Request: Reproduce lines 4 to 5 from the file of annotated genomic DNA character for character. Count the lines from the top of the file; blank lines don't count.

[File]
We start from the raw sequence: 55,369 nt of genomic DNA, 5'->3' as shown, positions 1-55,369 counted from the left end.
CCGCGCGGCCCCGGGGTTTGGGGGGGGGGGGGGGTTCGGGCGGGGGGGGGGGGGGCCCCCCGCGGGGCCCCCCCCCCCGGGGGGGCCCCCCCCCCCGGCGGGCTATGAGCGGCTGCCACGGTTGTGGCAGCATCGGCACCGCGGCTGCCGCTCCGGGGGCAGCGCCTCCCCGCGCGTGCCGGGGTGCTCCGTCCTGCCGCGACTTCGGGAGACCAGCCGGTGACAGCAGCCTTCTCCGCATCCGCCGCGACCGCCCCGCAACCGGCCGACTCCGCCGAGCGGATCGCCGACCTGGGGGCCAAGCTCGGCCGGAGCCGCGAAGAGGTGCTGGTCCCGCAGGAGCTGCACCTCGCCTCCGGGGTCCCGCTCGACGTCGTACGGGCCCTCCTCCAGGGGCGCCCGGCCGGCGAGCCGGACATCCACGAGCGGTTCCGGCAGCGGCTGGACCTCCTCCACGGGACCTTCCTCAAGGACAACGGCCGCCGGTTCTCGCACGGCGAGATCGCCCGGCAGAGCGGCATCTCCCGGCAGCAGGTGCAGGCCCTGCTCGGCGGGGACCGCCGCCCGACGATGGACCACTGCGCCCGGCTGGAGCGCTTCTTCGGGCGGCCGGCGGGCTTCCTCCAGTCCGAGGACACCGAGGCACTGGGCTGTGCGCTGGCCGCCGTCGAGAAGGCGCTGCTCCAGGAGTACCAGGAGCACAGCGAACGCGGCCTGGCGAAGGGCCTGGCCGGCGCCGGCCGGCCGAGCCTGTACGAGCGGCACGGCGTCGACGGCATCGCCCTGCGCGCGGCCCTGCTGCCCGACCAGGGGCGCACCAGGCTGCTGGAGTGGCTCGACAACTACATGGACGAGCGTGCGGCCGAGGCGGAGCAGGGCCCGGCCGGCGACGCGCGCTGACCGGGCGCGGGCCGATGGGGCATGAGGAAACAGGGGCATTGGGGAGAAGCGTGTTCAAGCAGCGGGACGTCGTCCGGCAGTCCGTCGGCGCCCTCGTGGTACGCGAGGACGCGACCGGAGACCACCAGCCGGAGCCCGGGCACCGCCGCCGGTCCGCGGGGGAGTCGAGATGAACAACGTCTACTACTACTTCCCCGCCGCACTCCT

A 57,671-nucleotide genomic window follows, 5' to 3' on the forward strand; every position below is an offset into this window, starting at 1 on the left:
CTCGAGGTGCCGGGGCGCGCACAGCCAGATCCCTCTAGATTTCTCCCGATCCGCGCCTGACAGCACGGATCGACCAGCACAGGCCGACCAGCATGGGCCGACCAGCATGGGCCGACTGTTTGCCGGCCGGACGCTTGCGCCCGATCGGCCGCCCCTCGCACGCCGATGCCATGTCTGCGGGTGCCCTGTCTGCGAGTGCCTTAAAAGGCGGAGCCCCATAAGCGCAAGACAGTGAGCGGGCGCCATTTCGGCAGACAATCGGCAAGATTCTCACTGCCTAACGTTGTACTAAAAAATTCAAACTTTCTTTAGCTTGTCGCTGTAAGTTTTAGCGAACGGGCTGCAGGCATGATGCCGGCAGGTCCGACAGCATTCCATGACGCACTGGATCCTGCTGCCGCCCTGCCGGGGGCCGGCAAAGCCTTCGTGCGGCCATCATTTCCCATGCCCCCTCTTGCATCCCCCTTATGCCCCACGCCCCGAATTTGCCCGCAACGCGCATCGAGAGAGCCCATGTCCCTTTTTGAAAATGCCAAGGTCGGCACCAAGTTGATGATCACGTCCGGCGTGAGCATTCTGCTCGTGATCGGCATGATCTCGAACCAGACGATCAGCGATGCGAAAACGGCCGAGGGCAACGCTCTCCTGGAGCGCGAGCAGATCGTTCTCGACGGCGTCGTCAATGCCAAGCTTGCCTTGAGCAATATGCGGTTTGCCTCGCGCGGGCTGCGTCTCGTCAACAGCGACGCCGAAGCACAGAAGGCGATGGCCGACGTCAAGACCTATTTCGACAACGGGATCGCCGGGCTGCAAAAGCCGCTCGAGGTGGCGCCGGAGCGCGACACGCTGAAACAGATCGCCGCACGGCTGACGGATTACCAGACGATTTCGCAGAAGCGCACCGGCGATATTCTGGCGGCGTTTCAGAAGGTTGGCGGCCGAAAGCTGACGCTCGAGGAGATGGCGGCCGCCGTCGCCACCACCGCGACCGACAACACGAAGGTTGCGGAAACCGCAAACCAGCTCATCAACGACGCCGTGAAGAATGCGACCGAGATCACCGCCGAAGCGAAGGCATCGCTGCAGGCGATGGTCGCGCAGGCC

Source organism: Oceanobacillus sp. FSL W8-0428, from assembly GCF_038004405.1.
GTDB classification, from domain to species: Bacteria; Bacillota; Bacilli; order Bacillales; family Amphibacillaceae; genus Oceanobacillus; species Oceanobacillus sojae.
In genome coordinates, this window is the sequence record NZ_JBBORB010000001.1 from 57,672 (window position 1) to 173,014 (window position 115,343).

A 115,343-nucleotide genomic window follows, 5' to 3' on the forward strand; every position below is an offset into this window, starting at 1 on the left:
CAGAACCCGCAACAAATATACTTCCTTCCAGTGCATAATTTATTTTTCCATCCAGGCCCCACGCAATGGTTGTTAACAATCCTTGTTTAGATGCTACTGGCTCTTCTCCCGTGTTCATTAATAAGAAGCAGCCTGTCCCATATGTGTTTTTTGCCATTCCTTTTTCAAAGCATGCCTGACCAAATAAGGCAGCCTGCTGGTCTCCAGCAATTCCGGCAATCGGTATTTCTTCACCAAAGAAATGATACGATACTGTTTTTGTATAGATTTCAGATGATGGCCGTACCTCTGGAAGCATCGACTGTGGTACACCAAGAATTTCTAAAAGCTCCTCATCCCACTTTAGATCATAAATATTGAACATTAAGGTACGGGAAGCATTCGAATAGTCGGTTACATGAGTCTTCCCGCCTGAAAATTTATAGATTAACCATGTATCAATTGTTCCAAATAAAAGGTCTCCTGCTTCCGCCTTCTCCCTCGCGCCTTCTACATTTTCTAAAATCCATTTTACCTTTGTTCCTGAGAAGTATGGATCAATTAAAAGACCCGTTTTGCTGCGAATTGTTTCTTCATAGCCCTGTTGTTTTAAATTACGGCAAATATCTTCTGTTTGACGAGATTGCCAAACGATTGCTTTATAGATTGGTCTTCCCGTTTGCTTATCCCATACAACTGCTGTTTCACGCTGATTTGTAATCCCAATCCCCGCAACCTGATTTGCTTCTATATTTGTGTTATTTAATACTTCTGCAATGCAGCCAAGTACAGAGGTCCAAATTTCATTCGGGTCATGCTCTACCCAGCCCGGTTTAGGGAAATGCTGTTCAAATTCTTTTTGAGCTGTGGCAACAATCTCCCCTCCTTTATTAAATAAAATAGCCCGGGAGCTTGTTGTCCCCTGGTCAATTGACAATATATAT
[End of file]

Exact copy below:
CTCGAGGTGCCGGGGCGCGCACAGCCAGATCCCTCTAGATTTCTCCCGATCCGCGCCTGACAGCACGGATCGACCAGCACAGGCCGACCAGCATGGGCCGACCAGCATGGGCCGACTGTTTGCCGGCCGGACGCTTGCGCCCGATCGGCCGCCCCTCGCACGCCGATGCCATGTCTGCGGGTGCCCTGTCTGCGAGTGCCTTAAAAGGCGGAGCCCCATAAGCGCAAGACAGTGAGCGGGCGCCATTTCGGCAGACAATCGGCAAGATTCTCACTGCCTAACGTTGTACTAAAAAATTCAAACTTTCTTTAGCTTGTCGCTGTAAGTTTTAGCGAACGGGCTGCAGGCATGATGCCGGCAGGTCCGACAGCATTCCATGACGCACTGGATCCTGCTGCCGCCCTGCCGGGGGCCGGCAAAGCCTTCGTGCGGCCATCATTTCCCATGCCCCCTCTTGCATCCCCCTTATGCCCCACGCCCCGAATTTGCCCGCAACGCGCATCGAGAGAGCCCATGTCCCTTTTTGAAAATGCCAAGGTCGGCACCAAGTTGATGATCACGTCCGGCGTGAGCATTCTGCTCGTGATCGGCATGATCTCGAACCAGACGATCAGCGATGCGAAAACGGCCGAGGGCAACGCTCTCCTGGAGCGCGAGCAGATCGTTCTCGACGGCGTCGTCAATGCCAAGCTTGCCTTGAGCAATATGCGGTTTGCCTCGCGCGGGCTGCGTCTCGTCAACAGCGACGCCGAAGCACAGAAGGCGATGGCCGACGTCAAGACCTATTTCGACAACGGGATCGCCGGGCTGCAAAAGCCGCTCGAGGTGGCGCCGGAGCGCGACACGCTGAAACAGATCGCCGCACGGCTGACGGATTACCAGACGATTTCGCAGAAGCGCACCGGCGATATTCTGGCGGCGTTTCAGAAGGTTGGCGGCCGAAAGCTGACGCTCGAGGAGATGGCGGCCGCCGTCGCCACCACCGCGACCGACAACACGAAGGTTGCGGAAACCGCAAACCAGCTCATCAACGACGCCGTGAAGAATGCGACCGAGATCACCGCCGAAGCGAAGGCATCGCTGCAGGCGATGGTCGCGCAGGCC

Source organism: Oceanobacillus sp. FSL W8-0428, from assembly GCF_038004405.1.